On PBS Frontline, they are airing a two-part series called “From Jesus to Christ: The First Christians” about how Christianity took shape. It is a fascinating history lesson that blends biblical writings with other known historical and archaeological findings. It interviews twelve religious scholars, theologians and historians who offer terrific insight.
I gained a greater appreciation for the role Paul played in spreading the teachings of Jesus following his death around Year 30. His followers were scared after Jesus’ death in Jerusalem as the Romans did not tolerate much dissent. So, Paul spread the word through home gatherings away from Jerusalem and through his many letters which were the first writings about Jesus. These home gatherings were usually over meals and sharing of prayer and stories. It was noted that these followers were a mixture of socio-economic classes, whereas around Jerusalem Jesus’ followers were more agrarian. Hence, Jesus’ parables had to be interpreted for more urban followers of Paul.
I also got a better understanding of the context of when the Gospels were written. Mark was the first Gospel author who wrote around forty years following Jesus’ death, but after the Romans had destroyed Jerusalem squelching the first rebellion of the Jews. He also wrote just after the deaths of three key Christians – Peter, James and Paul. Following this massacre, there was a much somber audience, so Mark highlighted the agony of Jesus’ death noting how much he suffered, just like they were now. He also wanted to record the life of Jesus, with the passing of these three principals.
Matthew and Luke years later followed with their Gospels and used some of the same words as Mark did, which gave the scholars the sense there was another document that had recorded some of Jesus’ teachings. The scholars noted they had to be working off a previous text of Jesus’ parables, as they were written in different regions by different men.These three Gospels are more symbiotic than John’s Gospel, as a result.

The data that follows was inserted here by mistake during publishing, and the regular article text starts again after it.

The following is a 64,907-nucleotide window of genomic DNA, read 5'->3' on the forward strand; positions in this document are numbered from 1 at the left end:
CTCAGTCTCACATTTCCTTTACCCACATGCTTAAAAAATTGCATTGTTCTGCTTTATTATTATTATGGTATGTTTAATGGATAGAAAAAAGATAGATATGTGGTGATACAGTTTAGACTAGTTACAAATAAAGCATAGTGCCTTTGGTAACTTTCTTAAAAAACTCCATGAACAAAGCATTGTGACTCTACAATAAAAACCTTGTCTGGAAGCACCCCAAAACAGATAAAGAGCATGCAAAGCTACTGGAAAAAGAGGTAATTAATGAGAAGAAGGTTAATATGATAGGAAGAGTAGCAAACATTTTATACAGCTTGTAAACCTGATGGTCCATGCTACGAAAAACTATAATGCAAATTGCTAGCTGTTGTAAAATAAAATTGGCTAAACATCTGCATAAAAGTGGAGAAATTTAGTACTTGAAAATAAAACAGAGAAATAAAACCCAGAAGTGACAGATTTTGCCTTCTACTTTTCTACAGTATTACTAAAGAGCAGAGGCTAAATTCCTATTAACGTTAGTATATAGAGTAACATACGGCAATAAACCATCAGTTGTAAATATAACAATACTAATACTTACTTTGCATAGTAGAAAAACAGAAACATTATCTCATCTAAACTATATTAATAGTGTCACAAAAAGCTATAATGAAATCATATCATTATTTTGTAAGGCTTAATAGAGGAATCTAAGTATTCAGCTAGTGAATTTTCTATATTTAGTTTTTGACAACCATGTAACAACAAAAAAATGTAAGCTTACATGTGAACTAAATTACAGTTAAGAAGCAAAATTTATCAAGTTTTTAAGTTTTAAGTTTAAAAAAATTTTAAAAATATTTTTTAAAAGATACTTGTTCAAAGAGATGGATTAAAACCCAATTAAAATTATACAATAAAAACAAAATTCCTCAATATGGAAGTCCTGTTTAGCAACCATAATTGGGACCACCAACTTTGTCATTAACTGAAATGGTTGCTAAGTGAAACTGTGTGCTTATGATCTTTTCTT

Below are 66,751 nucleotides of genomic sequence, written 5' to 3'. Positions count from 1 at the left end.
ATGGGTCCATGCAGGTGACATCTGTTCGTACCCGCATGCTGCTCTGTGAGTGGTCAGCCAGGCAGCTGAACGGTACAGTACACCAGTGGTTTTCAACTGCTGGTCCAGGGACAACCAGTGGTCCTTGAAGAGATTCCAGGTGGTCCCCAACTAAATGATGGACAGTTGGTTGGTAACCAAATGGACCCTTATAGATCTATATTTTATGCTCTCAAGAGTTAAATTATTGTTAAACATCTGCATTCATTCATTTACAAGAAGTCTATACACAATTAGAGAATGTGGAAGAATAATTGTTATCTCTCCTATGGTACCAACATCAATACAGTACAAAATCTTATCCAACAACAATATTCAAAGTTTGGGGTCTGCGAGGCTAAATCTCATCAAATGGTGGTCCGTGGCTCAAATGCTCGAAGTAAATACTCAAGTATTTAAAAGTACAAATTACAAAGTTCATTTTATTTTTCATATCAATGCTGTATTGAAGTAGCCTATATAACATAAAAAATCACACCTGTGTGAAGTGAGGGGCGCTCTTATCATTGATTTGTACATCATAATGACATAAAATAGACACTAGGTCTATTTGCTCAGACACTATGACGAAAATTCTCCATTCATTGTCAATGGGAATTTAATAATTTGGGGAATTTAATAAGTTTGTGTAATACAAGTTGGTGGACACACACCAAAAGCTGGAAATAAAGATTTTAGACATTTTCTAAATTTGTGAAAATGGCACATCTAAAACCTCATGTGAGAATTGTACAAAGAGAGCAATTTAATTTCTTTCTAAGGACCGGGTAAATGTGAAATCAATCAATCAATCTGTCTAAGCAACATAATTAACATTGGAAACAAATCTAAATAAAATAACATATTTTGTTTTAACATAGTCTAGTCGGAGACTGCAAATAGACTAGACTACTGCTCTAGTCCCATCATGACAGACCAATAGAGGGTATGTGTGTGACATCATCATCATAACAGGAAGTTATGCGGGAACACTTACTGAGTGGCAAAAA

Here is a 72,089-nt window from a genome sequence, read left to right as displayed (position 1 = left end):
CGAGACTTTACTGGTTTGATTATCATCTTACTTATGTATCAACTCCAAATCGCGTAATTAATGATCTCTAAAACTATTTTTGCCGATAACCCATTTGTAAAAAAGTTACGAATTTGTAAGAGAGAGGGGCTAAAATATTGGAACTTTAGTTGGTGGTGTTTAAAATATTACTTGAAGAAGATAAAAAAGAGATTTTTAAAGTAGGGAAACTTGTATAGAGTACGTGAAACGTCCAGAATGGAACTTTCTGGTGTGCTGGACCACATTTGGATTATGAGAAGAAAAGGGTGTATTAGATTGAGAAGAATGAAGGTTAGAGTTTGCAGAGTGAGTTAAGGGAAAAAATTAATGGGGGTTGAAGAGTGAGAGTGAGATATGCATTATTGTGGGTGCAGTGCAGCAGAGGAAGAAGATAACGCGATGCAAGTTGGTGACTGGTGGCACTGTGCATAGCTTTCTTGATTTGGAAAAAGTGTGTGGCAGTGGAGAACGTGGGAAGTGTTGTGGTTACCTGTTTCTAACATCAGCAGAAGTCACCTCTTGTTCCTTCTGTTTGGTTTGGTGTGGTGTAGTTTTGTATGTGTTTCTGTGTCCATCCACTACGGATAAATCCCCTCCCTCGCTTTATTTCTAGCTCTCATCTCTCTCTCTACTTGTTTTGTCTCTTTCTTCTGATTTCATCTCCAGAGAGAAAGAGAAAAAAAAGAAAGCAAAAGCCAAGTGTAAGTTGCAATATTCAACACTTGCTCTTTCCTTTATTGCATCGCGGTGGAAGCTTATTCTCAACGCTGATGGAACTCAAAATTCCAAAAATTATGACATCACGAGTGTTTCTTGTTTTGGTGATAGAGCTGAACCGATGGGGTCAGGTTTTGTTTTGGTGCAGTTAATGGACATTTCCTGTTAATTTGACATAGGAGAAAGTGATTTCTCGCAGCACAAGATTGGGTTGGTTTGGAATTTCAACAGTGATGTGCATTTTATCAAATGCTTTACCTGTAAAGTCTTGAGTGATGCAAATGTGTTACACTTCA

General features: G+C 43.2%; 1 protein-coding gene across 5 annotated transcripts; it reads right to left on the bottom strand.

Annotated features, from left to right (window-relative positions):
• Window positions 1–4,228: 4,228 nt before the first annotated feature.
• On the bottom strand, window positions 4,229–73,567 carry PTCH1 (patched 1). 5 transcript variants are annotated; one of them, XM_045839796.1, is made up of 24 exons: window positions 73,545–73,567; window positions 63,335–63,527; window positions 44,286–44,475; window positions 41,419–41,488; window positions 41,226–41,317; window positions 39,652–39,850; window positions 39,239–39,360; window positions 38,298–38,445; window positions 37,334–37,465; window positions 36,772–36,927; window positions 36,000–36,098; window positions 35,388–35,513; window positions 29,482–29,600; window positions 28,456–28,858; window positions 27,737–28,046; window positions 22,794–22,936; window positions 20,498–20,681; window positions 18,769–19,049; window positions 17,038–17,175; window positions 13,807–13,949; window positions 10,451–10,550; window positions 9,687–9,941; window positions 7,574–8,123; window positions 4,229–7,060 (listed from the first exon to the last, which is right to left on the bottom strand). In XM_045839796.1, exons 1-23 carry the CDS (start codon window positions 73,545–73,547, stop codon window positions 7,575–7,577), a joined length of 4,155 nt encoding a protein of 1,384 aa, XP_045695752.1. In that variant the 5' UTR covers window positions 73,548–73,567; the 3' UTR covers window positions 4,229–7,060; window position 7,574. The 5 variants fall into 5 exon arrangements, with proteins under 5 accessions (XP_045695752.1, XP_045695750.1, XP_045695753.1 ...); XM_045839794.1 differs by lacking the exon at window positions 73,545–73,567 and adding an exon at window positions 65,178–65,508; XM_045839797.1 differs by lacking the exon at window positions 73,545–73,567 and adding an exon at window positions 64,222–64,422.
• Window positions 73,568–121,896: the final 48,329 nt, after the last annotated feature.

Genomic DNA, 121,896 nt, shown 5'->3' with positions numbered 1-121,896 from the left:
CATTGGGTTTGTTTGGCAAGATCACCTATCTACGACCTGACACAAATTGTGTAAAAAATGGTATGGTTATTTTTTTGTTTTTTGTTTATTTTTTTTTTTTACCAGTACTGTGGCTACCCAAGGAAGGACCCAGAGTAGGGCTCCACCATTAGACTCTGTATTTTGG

The scholars also note that Luke’s writings must be viewed in tandem with his second piece called Acts. They said Luke was more educated than Mark, so his writings flow more like the stories of the day. He also was writing to a more urban audience around the Aegean Sea who spoke Greek. John’s Gospel writings took a different tack as his writing was later and at a time when people were looking for something more lasting. He wrote more of a spiritual Jesus that is the basis for much of modern Christianity.
These scholars spoke of the Gospels in terms that makes sense to me. Gospel means “good news,” and that was the purpose of writing them to share the news of Jesus. But, as one scholar pointed out, these were not four reporters summarizing what just happened in a courtroom. They were writing down the stories that had been told and retold following Jesus’ death. He went on to say he would err on the side that these writings were meant symbolically and have been interpreted literally, rather than the other way around. Since four people are telling the same stories from different perspectives and times, there are inconsistencies in the stories.
Two examples would indicate this, as the day of Jesus’ death is different, where in one it is occurring at Passover where others showing it occurred later. Also, the example of Jesus’ overturning the gambling and trading tables in the temple, occurred earlier in one Gospel, while it is the reason for his ultimate arrest and later crucifixion in the others.
The final key takeaway for me is the separation between Judaism and Christianity became more prominent after these writings. Jesus was Jewish and much of the earlier teachings especially near Jerusalem were in keeping with the Jewish faith. The scholars explain that 90% of people in the Roman empire were paganists worshipping multiple gods. So, the only organized religion around one God was the Jewish religion. This is one reason the Romans feared teachings that wrapped religion and politics together, as in the Roman rule, the emperor was the supreme leader. This is also the reason Christians worshipped in secret in their homes.
The Frontline piece is excellent. It helps better understand context and the history of Jesus and those who followed him and created Christianity. Below is a synopsis of the two episodes.